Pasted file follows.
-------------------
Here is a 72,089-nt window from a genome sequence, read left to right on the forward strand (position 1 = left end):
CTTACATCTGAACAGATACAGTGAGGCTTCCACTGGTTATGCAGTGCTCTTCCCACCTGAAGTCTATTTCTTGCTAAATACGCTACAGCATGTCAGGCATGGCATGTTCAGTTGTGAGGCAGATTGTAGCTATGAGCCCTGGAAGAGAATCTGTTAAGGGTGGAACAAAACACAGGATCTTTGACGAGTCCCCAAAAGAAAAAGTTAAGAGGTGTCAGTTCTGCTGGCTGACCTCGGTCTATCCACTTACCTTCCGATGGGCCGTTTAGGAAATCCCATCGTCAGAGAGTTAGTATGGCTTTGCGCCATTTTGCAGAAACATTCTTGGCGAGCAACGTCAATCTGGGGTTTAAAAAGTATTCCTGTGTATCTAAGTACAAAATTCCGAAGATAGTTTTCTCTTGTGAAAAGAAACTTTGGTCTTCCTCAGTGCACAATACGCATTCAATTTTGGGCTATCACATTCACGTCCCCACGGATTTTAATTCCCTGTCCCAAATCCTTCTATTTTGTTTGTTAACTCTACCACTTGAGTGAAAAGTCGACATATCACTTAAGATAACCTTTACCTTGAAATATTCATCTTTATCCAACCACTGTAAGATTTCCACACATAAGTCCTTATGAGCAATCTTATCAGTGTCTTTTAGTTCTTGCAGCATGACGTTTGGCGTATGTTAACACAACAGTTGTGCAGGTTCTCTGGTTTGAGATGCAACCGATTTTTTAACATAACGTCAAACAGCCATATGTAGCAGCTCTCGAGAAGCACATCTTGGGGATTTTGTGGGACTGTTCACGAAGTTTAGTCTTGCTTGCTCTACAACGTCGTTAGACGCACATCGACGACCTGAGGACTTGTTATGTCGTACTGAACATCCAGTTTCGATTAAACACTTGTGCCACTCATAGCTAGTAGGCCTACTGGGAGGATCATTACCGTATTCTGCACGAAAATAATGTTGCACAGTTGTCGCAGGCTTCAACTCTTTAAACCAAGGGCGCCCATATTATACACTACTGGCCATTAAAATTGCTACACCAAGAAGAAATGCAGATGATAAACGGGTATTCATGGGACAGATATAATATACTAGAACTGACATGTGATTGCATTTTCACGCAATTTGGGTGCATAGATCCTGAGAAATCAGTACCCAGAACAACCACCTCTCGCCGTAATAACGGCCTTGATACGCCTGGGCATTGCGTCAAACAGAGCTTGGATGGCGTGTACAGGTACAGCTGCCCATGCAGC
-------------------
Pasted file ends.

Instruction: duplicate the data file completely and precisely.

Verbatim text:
Here is a 72,089-nt window from a genome sequence, read left to right on the forward strand (position 1 = left end):
CTTACATCTGAACAGATACAGTGAGGCTTCCACTGGTTATGCAGTGCTCTTCCCACCTGAAGTCTATTTCTTGCTAAATACGCTACAGCATGTCAGGCATGGCATGTTCAGTTGTGAGGCAGATTGTAGCTATGAGCCCTGGAAGAGAATCTGTTAAGGGTGGAACAAAACACAGGATCTTTGACGAGTCCCCAAAAGAAAAAGTTAAGAGGTGTCAGTTCTGCTGGCTGACCTCGGTCTATCCACTTACCTTCCGATGGGCCGTTTAGGAAATCCCATCGTCAGAGAGTTAGTATGGCTTTGCGCCATTTTGCAGAAACATTCTTGGCGAGCAACGTCAATCTGGGGTTTAAAAAGTATTCCTGTGTATCTAAGTACAAAATTCCGAAGATAGTTTTCTCTTGTGAAAAGAAACTTTGGTCTTCCTCAGTGCACAATACGCATTCAATTTTGGGCTATCACATTCACGTCCCCACGGATTTTAATTCCCTGTCCCAAATCCTTCTATTTTGTTTGTTAACTCTACCACTTGAGTGAAAAGTCGACATATCACTTAAGATAACCTTTACCTTGAAATATTCATCTTTATCCAACCACTGTAAGATTTCCACACATAAGTCCTTATGAGCAATCTTATCAGTGTCTTTTAGTTCTTGCAGCATGACGTTTGGCGTATGTTAACACAACAGTTGTGCAGGTTCTCTGGTTTGAGATGCAACCGATTTTTTAACATAACGTCAAACAGCCATATGTAGCAGCTCTCGAGAAGCACATCTTGGGGATTTTGTGGGACTGTTCACGAAGTTTAGTCTTGCTTGCTCTACAACGTCGTTAGACGCACATCGACGACCTGAGGACTTGTTATGTCGTACTGAACATCCAGTTTCGATTAAACACTTGTGCCACTCATAGCTAGTAGGCCTACTGGGAGGATCATTACCGTATTCTGCACGAAAATAATGTTGCACAGTTGTCGCAGGCTTCAACTCTTTAAACCAAGGGCGCCCATATTATACACTACTGGCCATTAAAATTGCTACACCAAGAAGAAATGCAGATGATAAACGGGTATTCATGGGACAGATATAATATACTAGAACTGACATGTGATTGCATTTTCACGCAATTTGGGTGCATAGATCCTGAGAAATCAGTACCCAGAACAACCACCTCTCGCCGTAATAACGGCCTTGATACGCCTGGGCATTGCGTCAAACAGAGCTTGGATGGCGTGTACAGGTACAGCTGCCCATGCAGC